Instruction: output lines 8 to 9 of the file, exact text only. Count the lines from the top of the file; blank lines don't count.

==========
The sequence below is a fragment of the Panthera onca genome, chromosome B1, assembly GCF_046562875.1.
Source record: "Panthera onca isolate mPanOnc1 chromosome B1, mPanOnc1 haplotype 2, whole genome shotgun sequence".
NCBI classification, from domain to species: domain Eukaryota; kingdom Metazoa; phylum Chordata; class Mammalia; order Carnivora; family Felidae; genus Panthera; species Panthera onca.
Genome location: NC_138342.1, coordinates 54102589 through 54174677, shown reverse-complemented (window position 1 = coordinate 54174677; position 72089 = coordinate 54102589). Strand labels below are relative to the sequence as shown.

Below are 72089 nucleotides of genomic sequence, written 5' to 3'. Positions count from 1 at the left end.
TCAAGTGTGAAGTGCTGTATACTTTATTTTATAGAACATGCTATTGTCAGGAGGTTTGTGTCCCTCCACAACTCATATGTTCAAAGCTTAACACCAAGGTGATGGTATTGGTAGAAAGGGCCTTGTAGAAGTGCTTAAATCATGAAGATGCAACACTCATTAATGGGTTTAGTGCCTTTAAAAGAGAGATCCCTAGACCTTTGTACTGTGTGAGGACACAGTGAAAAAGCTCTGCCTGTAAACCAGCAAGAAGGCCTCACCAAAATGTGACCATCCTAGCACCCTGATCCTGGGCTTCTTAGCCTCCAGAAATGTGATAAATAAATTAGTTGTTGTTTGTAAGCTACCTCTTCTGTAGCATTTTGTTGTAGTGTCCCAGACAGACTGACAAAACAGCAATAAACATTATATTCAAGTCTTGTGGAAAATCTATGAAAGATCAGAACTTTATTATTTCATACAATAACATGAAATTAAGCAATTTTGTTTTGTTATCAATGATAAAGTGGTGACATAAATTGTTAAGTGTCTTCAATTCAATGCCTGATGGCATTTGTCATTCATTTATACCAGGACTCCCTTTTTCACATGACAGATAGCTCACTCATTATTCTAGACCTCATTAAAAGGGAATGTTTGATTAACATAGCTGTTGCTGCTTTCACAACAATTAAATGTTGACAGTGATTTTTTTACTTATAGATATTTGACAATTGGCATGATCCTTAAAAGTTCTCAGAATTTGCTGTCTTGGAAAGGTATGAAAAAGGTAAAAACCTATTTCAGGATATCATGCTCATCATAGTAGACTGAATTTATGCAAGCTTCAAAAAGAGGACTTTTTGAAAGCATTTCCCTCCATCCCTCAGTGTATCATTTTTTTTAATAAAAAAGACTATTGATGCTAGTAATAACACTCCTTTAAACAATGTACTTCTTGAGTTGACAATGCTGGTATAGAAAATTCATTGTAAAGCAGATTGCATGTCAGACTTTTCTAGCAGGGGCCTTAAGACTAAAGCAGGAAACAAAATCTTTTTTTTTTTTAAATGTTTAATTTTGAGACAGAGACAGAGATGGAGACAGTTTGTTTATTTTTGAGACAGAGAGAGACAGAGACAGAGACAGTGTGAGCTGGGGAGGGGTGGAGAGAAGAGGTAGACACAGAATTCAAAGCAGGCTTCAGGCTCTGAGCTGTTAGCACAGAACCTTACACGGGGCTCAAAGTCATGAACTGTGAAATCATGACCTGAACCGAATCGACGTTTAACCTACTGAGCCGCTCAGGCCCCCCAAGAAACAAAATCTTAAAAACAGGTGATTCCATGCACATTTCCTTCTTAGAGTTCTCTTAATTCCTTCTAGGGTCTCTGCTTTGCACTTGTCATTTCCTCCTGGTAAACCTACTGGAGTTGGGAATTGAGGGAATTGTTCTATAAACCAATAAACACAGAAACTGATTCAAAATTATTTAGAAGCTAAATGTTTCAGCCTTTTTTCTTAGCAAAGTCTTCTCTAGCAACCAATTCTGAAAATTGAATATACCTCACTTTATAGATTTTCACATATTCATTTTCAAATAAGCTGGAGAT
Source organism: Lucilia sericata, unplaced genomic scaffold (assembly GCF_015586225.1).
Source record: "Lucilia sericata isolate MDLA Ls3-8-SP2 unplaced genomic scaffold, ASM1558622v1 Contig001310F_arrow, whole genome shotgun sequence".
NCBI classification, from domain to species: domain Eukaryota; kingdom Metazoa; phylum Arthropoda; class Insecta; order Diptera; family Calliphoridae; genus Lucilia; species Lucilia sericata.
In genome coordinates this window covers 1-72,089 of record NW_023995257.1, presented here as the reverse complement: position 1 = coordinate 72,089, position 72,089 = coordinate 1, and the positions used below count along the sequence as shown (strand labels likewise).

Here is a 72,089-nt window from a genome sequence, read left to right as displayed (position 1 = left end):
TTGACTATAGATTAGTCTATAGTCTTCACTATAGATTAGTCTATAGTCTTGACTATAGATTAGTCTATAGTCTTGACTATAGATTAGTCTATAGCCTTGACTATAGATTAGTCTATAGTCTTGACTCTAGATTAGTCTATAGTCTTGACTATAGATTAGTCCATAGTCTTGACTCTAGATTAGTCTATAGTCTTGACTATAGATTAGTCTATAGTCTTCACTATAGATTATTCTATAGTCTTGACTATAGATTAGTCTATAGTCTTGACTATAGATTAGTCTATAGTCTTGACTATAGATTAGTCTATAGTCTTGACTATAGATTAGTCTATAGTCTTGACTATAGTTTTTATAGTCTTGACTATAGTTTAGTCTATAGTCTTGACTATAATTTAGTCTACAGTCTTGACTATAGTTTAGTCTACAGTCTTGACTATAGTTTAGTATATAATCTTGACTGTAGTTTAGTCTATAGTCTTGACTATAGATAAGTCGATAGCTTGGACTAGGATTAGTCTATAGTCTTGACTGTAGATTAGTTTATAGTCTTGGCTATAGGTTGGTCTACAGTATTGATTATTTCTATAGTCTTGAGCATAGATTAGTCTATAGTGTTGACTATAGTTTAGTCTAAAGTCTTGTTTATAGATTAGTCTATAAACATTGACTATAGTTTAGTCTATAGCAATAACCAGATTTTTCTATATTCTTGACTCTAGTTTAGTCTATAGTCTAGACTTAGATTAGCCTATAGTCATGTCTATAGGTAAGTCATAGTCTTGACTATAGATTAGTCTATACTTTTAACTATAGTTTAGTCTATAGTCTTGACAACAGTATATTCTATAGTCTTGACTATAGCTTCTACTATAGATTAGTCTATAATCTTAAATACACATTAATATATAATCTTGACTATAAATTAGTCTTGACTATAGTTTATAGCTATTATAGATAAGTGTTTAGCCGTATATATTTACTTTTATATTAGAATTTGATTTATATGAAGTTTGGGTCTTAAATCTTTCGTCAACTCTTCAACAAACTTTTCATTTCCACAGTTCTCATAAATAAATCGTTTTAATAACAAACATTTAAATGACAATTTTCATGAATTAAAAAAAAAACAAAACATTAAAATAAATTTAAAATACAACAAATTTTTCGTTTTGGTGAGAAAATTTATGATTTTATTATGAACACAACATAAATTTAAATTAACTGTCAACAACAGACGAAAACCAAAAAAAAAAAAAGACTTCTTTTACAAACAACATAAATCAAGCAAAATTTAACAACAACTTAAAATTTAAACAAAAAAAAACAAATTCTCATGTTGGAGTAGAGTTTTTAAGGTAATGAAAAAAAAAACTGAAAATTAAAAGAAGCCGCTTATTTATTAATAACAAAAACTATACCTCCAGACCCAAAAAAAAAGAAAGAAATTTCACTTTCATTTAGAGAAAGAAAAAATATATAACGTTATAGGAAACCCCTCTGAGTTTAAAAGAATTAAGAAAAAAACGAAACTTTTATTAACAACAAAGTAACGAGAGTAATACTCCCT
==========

Source record: "Lucilia sericata isolate MDLA Ls3-8-SP2 unplaced genomic scaffold, ASM1558622v1 Contig001310F_arrow, whole genome shotgun sequence".
NCBI classification, from domain to species: domain Eukaryota; kingdom Metazoa; phylum Arthropoda; class Insecta; order Diptera; family Calliphoridae; genus Lucilia; species Lucilia sericata.